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In the course of our work at the Center for Food and Agricultural Business, we talk with a lot of agricultural producers about selling - what they like, what they don't like, what they want, what they aren't getting ... one recent conversation was particularly interesting. When asked about a positive sales experience, one mid-career, 3,500-acre Midwest corn and soybean producer was quick to tell the following story.

Dr. Jay Akridge
This producer was considering a new product and had contacted the firm supplying the product to talk further. The firm's sales rep called the producer, and set up a 40-minute appointment at a convenient, neutral location. The farmer said that the presentation and discussion of the product was the best he had ever experienced - direct, hard-hitting, based on the underlying economics, and aimed squarely at the product he was facing. The farmer indicated that the sales rep had used a computer model loaded onto a laptop to demonstrate several "what-if" scenarios. He felt the rep's technical knowledge was exceptional - he "knew it cold." Overall, the interaction was "a full step" above anything he had experienced - and he knew at that time that this was "the right guy, the right company, the right solution." It was about three to four months before they closed on the deal, but "it was just a matter of time." In summary, the producer said, "sometimes you just want to see what is out there. Relationship selling is fine. But, sometimes you want to feel like a little kid who has just been to meet the Wizard of Oz. This is it ... this is the solution ... I wish I had seen it before."

What marketing and sales manager wouldn't want his best customers to say that their interaction with his sales reps was like a trip to meet the wizard? What marketing and sales manager wouldn't want his best customers to say that his sales force was a "full step" above any other they had worked with? The goal of cultivating an exceptional sales team is clear, but knowing how to get there is often less so.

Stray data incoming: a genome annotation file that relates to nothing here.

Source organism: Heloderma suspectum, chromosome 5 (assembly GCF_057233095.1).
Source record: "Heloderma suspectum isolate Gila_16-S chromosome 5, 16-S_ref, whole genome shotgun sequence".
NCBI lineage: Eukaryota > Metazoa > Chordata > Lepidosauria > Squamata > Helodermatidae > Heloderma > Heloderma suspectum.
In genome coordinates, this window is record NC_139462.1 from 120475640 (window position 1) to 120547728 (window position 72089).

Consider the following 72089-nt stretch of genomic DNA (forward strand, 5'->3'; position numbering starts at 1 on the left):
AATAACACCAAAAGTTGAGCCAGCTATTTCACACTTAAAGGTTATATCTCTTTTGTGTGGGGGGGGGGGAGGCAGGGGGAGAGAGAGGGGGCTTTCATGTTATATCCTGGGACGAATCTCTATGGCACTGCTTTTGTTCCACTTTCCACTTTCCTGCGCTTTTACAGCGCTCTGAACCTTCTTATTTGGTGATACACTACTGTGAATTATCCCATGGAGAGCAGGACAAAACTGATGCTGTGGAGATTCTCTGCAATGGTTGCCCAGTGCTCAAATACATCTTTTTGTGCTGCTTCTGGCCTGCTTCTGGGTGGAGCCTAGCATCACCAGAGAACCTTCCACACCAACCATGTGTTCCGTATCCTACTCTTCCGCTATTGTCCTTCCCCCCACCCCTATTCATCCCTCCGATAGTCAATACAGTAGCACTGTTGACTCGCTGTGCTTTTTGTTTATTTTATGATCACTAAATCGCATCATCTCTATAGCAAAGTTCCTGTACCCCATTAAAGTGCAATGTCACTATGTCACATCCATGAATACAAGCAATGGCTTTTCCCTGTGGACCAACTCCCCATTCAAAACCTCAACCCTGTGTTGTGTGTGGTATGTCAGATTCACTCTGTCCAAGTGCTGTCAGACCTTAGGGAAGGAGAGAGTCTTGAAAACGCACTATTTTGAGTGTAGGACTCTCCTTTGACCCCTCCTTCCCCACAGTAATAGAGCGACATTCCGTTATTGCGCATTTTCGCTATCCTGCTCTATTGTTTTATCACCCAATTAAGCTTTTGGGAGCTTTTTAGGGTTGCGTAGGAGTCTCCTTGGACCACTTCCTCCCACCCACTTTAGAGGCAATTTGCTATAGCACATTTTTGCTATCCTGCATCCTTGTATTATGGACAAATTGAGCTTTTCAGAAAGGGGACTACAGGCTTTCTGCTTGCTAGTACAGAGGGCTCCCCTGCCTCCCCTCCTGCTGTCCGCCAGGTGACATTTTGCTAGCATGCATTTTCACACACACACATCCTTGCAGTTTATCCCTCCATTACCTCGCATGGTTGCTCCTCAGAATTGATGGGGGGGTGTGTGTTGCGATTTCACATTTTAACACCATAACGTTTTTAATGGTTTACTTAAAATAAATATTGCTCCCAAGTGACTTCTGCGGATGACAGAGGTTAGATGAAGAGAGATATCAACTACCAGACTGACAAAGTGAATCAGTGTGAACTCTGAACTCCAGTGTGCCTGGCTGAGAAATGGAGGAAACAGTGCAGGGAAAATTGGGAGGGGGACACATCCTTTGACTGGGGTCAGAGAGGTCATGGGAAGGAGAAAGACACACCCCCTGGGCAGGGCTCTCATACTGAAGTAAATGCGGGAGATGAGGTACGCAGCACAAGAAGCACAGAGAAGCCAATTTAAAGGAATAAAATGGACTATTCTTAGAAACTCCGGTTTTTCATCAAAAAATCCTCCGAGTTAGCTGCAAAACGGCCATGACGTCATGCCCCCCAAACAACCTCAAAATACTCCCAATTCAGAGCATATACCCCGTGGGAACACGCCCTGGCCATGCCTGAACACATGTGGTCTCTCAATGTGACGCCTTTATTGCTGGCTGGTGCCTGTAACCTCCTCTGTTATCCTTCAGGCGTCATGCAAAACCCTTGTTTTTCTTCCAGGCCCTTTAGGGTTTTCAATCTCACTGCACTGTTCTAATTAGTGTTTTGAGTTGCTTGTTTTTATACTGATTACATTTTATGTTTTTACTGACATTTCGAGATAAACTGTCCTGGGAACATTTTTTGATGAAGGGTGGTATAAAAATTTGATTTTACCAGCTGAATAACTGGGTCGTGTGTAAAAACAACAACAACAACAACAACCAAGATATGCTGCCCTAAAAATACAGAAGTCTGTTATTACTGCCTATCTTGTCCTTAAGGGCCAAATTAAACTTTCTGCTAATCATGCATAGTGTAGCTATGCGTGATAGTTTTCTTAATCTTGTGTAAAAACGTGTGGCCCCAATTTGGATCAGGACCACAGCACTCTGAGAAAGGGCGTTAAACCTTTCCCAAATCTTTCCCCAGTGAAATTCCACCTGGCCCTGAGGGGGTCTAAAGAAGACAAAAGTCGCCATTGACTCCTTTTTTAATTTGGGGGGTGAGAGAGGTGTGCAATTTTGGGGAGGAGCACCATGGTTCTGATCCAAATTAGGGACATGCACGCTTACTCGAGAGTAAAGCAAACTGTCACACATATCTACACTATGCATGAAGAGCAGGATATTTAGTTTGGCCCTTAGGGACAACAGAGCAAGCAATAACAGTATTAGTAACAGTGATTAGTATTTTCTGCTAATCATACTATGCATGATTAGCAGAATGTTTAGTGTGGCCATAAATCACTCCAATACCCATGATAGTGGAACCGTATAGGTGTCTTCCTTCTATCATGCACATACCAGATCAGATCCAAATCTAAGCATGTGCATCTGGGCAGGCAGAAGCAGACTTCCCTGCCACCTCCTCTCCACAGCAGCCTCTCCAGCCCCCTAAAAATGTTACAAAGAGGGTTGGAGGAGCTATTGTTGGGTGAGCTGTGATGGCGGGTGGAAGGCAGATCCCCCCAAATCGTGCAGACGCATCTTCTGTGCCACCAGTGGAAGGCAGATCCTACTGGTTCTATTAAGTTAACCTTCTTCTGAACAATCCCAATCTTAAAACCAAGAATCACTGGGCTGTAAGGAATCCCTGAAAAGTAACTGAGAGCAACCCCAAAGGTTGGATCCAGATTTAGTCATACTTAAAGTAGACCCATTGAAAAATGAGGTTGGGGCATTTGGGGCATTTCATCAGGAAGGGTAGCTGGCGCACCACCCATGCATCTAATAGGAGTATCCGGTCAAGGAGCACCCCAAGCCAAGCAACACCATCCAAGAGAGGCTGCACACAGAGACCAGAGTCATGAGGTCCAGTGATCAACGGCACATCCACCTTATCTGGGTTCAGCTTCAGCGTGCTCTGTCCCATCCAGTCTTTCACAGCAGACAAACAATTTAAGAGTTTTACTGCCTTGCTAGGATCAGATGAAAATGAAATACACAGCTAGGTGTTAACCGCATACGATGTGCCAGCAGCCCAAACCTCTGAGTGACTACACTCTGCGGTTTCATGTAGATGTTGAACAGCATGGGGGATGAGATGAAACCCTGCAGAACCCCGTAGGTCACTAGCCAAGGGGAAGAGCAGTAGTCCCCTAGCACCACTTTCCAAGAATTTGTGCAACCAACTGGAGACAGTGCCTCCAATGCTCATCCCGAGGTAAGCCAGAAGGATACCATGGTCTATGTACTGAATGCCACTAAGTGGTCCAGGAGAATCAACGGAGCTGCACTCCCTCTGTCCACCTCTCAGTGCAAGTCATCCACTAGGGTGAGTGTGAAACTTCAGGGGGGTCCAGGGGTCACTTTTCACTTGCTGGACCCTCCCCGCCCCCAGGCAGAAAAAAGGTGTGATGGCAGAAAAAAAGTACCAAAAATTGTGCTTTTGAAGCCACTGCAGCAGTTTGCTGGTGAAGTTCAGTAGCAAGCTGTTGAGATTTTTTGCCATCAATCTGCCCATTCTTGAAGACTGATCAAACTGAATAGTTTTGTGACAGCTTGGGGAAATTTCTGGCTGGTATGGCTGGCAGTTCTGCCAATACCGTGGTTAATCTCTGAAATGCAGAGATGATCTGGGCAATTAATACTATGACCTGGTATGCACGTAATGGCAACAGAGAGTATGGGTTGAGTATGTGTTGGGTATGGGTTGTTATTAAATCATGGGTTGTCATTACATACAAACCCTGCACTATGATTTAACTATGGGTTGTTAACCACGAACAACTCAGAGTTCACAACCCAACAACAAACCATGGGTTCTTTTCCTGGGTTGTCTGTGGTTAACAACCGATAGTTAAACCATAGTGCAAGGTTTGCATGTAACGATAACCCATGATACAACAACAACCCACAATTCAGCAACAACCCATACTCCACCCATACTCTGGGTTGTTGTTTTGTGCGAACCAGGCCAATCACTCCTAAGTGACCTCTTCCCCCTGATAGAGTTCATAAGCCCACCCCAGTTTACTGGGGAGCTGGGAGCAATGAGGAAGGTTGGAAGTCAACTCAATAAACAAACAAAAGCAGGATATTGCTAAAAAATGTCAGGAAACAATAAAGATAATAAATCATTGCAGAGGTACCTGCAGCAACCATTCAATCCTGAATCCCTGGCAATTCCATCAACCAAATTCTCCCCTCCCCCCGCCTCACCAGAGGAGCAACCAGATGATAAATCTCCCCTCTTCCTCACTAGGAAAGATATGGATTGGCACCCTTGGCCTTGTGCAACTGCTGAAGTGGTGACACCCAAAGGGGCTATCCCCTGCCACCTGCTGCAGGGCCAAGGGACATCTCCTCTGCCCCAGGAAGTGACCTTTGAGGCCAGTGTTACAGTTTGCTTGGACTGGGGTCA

As this story and many other examples illustrate, there isn't really a magic bullet that will help you achieve sales excellence. Our research shows that five of the top traits in an agricultural sales person are: 1) honesty, 2) high level of technical competency, 3) provides good follow-up service, 4) provides relevant/timely information, and 5) brings the best price. Most of this is blocking and tackling &%151; basic stuff. One key to delivering a trip to the wizard is for your sales staff to deliver on the fundamentals at a very high level. Easy to say, but harder to do on a consistent basis across a sales force, and most definitely a competitive advantage to those who are able to deliver.

Digging just a bit deeper into producer attitudes, our commercial producer study suggests that more than 80 percent of commercial producers see significant differences in service quality across local suppliers, but only about 60 percent of these same producers see significant differences in the quality of information. For both services and information, the larger the operation, the more discriminating the producer. This seems important on a couple of levels. First, the service quality finding suggests that if we truly are better at servicing the account - prompt appointments, keeping promises, delivering accurately and on time, etc. - they notice it.

The quality of information finding is a bit trickier. Producers do not appear to be as discriminating - currently they just don't see the same differences they see for services. This suggests that it may not be enough to deliver information that is "better" - more tailored, more timely, or more relevant.... Our research suggests that an aggressive effort to communicate the difference in information quality is also in order - show producers how and why your information is better than that of other suppliers.

As you reflect on the interactions of your sales force, or your dealer's sales force, has with customers, what will it take to be a "full step" above the competition? Are there tangible, service-related areas where you can improve and distinguish yourself? Should you focus on the information you provide? Perhaps more importantly, how do you inform the producer that you truly are a better information resource than your competitor? In the end, the Wizard of Oz wasn't successful because of the phony "great and powerful" image that he created. He was successful because of his ability to recognize the needs of each individual traveler on the Yellow Brick Road, and then with complete sincerity address those individual needs. Not a bad metaphor for a high performing sales force.

Dr. Akridge is the James and Lois Ackerman Professor of Agricultural Economics and Director of the Center for Food and Agricultural Business, Purdue University.


ASTA Management Academy XIX
March 6-10, 2006

Sales Management and Leadership
June 26-27, 2006

Selling to Large Farmers
July 17-28, 2006

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